Charles Manson, the notorious cult leader who masterminded the gruesome murders of pregnant actress Sharon Tate and six others in Los Angeles in 1969, died at a hospital in Kern County, Californian on Nov 19 after spending nearly half-century in prison.
A petty criminal, who spent years in and out of penal institutions during his childhood, gradually began gathering a loose following of devotees-many of them disillusioned and confused young people from across the socioeconomic spectrum.
His devotees, many of them young runaways who likened him to Jesus Christ, lived commune-style, using drugs and taking part in orgies.
Manson prophesied an apocalyptic race war, an idea he supposedly got from a twisted reading of the hard-rocking Beatles’ song Helter Skelter.
He orchestrated a massacre by sending his disciples to butcher some of L.A.’s rich and famous by making them appear committed by black militants. That, in turn, he told his followers, would stir white sentiment against African Americans, triggering widespread violence by blacks.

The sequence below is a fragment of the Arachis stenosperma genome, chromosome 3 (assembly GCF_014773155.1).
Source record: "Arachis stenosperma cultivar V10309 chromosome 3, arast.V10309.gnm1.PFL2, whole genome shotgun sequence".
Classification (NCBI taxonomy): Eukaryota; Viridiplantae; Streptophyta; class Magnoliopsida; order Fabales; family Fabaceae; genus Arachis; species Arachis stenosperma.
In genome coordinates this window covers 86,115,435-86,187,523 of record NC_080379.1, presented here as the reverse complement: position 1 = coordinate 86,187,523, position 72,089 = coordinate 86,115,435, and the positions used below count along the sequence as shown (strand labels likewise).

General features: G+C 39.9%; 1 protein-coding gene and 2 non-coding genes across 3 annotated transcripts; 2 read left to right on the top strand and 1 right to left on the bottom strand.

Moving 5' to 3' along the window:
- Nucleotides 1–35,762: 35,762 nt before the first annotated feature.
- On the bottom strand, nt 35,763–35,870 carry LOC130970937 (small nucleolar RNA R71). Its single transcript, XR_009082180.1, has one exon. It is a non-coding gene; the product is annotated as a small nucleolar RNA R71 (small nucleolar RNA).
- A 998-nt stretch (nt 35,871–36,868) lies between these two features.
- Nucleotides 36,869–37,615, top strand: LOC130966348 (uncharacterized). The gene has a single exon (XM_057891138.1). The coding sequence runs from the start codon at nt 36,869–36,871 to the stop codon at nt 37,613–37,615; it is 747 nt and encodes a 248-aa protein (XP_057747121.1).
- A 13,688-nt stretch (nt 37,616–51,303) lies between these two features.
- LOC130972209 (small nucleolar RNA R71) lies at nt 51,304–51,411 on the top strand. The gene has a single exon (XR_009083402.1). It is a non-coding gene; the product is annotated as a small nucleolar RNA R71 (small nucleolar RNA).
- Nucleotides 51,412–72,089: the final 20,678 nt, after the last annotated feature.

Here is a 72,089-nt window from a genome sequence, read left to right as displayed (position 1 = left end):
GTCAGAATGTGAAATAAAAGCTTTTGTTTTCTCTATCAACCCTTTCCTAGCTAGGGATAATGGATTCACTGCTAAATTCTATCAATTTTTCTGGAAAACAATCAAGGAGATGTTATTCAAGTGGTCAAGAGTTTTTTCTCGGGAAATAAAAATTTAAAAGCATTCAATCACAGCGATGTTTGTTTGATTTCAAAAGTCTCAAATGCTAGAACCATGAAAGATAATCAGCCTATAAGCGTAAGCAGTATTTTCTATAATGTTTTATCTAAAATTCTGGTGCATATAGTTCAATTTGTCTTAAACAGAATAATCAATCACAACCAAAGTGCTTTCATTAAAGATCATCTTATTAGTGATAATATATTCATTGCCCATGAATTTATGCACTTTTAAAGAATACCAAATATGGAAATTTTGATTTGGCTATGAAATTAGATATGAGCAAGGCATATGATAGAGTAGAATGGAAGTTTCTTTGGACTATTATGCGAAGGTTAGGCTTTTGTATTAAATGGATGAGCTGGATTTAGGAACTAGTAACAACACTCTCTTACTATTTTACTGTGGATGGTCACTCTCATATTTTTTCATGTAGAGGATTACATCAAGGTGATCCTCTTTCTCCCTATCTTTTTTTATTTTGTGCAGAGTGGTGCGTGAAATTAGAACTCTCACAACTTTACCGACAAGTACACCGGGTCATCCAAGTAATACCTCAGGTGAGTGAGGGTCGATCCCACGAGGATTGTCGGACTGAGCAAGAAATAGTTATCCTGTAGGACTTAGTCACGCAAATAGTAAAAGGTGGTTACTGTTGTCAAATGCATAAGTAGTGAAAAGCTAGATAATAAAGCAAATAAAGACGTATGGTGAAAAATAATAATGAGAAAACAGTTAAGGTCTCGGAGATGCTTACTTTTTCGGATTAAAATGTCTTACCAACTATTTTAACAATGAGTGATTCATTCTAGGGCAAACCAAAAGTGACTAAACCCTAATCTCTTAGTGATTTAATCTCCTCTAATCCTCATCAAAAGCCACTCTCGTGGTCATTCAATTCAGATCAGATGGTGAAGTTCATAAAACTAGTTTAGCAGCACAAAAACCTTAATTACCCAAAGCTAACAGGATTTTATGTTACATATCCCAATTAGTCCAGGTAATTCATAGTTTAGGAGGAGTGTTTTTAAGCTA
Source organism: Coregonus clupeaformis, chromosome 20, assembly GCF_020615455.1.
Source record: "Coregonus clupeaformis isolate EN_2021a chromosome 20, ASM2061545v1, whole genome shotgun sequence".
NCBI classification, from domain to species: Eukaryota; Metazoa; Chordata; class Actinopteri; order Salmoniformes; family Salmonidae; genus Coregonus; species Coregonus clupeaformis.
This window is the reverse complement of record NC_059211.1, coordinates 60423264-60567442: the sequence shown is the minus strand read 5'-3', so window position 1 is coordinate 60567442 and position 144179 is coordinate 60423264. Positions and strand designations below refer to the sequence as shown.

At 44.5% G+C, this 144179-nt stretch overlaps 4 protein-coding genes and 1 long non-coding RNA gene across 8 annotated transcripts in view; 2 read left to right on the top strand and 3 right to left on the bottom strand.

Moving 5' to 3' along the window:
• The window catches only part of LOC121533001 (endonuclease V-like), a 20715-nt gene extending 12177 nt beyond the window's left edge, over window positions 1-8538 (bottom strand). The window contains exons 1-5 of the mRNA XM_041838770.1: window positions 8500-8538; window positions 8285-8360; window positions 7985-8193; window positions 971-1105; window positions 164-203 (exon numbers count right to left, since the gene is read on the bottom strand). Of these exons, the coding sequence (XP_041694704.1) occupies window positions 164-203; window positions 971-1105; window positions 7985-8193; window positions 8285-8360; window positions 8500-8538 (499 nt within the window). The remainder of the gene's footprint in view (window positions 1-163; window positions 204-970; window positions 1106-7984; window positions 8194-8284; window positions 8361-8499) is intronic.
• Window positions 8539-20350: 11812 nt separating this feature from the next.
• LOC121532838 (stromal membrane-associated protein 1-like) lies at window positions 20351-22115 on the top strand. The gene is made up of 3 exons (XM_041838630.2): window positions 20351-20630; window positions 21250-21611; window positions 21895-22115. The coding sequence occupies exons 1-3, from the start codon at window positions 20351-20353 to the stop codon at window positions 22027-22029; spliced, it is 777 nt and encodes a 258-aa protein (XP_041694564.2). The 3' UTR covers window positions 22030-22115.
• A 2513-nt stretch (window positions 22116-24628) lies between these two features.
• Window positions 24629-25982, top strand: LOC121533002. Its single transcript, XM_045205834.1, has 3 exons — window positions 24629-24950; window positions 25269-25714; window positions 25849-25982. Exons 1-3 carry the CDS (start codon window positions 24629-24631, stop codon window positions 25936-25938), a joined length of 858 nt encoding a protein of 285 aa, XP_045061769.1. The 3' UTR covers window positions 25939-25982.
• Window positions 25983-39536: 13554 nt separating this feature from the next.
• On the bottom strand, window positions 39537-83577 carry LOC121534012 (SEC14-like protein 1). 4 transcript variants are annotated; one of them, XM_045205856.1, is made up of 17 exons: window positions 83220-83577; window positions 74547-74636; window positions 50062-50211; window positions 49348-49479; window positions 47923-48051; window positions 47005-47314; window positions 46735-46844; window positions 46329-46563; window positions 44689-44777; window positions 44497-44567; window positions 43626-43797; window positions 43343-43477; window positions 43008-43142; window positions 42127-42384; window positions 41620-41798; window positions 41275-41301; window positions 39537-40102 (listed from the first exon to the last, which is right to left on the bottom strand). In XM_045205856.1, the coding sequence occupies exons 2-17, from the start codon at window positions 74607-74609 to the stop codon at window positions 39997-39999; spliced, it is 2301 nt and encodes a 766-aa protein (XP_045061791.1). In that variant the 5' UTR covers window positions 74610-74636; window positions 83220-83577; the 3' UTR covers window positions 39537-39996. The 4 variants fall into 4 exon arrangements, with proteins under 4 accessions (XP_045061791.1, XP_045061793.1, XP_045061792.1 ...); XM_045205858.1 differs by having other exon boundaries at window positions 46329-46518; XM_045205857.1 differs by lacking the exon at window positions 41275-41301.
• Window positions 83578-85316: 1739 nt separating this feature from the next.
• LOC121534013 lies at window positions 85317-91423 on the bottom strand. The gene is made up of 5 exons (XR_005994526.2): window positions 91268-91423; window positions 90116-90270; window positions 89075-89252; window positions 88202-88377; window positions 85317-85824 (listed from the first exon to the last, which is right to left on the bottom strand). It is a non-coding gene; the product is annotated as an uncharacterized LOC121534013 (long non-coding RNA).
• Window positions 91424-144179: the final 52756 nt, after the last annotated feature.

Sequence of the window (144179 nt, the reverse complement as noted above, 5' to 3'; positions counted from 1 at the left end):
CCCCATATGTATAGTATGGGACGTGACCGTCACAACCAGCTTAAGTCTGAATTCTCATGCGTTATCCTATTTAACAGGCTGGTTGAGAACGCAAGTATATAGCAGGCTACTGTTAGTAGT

The sheer brutality of his followers’ acts — mutilation and ritual stabbings of seven victims, among them rising Hollywood star Sharon Tate, who was eight months pregnant and married to movie director Roman Polanski — horrified the world.
Despite the overwhelming evidence, he maintained his innocence.
“I have killed no-one, and I have ordered no-one to be killed,” Manson had said.
“These children that come at you with knives, they are your children. You taught them; I didn’t teach them. I just tried to help them stand up,” he said in a courtroom soliloquy.
The killings — known collectively as the Tate-LaBianca murders — led to the conviction of Manson and four of his followers in 1971. All were sentenced to death in the California gas chamber, but the sentences were commuted to life.
The killings inspired movies and TV shows, and Manson prosecutor Vincent Bugliosi wrote a best-selling book about the murders, Helter Skelter.